Amazing videos by middle and high school students in Eugene, Oregon:
The Asian American Video Production course is a two and a half week program as part of the Pan Asian Rites of Passage Program at Lane Community College. Taught by Jason D. Mak from Eugene School District 4J and is also the Executive Director of the DisOrient Asian American Film Festival of Oregon, middle and high school students are taught how to find their voice and tell their stories through video. The class is taught as a college level video production course. Students learn how to pitch their film ideas, write scripts, direct, operate video, sound, and light equipment, edit using Final Cut Pro Studio, and do sound production using Garageband and Soundtrack Pro. Most importantly, they learn how to be community artists with a social justice heart.
Life@Lane is a “student moderated blog” at Lane Community College in Eugene, Oregon. I happened to stumble upon the site while checking out some summer classes at LCC. The blog is prominently advertised on the Lane Community College homepage.
I scrolled down through several posts and was intrigued by a post titled “Would The World Be Better With Women As Leaders?” The post basically says that women are emotional and therefore are not capable of being leaders. Jeffrey, the writer of the post and student at Lane, states in a response to a comment that “i don’t think my gender is superior i just don’t think women would be a good world leader.” Unbelievable. How can Lane Community College support this blog? How can Lane Community College stand behind this overtly sexist post/comment?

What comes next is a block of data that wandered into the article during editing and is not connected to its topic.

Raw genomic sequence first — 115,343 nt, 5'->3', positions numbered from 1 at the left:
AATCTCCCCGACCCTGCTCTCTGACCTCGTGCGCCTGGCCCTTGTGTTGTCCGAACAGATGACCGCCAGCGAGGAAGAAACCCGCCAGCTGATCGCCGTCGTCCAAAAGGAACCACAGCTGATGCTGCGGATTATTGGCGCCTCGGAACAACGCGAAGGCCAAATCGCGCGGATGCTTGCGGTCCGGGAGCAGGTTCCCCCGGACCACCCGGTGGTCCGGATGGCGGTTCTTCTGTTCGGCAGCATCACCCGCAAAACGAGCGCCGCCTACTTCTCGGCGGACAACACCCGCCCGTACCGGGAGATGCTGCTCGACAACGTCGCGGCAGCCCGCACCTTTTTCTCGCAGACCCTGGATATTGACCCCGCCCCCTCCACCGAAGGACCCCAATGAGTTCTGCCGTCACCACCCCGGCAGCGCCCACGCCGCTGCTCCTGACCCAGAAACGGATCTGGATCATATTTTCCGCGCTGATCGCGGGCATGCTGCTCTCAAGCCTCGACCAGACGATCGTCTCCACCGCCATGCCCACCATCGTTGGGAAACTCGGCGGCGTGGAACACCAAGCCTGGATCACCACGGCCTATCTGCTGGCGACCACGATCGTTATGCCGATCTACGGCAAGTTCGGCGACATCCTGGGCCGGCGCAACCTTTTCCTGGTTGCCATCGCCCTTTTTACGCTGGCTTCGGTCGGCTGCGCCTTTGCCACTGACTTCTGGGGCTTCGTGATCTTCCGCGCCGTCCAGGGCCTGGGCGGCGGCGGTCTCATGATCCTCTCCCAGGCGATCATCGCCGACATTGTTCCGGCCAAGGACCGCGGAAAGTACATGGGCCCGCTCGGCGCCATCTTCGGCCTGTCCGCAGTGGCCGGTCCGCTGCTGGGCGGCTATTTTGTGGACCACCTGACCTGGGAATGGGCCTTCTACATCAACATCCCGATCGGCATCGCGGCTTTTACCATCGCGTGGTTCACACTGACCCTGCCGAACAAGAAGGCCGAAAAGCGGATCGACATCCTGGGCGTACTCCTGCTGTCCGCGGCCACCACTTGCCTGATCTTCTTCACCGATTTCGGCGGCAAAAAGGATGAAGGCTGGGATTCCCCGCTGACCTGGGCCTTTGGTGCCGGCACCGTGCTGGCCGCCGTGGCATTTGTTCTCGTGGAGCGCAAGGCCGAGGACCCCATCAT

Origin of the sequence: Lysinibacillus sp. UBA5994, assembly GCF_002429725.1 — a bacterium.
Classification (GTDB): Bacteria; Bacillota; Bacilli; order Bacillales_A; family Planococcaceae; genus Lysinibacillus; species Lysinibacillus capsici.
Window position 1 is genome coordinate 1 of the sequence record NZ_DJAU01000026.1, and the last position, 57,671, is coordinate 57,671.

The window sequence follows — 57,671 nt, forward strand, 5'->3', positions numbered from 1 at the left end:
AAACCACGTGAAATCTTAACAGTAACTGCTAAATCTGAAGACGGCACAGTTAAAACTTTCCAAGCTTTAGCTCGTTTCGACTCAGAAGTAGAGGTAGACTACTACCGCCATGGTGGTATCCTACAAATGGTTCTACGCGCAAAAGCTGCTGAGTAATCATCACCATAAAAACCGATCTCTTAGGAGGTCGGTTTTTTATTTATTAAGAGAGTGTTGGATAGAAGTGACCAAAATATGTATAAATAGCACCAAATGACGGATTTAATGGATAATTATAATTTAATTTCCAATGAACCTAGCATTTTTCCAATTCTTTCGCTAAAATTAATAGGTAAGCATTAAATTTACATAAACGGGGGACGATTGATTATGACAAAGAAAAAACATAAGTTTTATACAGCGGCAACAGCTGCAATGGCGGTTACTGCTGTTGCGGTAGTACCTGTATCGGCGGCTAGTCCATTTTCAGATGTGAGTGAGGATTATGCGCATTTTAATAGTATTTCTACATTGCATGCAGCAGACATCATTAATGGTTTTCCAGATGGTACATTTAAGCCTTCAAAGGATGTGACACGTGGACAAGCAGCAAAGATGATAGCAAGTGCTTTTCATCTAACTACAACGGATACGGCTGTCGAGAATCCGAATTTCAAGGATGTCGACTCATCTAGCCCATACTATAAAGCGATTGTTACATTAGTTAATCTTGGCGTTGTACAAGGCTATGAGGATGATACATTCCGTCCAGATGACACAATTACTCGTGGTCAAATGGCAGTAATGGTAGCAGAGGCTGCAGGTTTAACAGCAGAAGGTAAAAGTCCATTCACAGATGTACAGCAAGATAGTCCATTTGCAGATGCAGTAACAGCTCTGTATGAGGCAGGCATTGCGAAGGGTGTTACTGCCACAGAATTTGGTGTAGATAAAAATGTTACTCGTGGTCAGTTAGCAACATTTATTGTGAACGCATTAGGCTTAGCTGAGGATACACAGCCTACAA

Here is the initial blurb about the blog via the LCC Marketing and Public Relations Office:
LIFE@LANE, A STUDENT MODERATED BLOG, launched from Lane’s homepage. Topics are generated by Lane’s Student Service Associates. Student blogs are common at four-year institutions. Lane is among the first community colleges to host a student blog. The purpose is to provide a communication tool primarily for current and prospective students and to increase “community” access.
How in the hell does this blog “increase ‘community’ access”? Student blogs are a common method of providing student insights into the student experience at a college/university. Student blogs are supposed to build community. They are not supposed to perpetuate stereotypes. It seems that Jeffrey, the student blogger at Lane, wanted to generate controversy and not build community. Marketing and Public Relations officials at Lane Community College should post an apology on the Life @ Lane blog, fire Jeffrey, and start moderating the commentary of the Life@Lane blog. I highly doubt that this is how they want life at Lane Community College to be represented.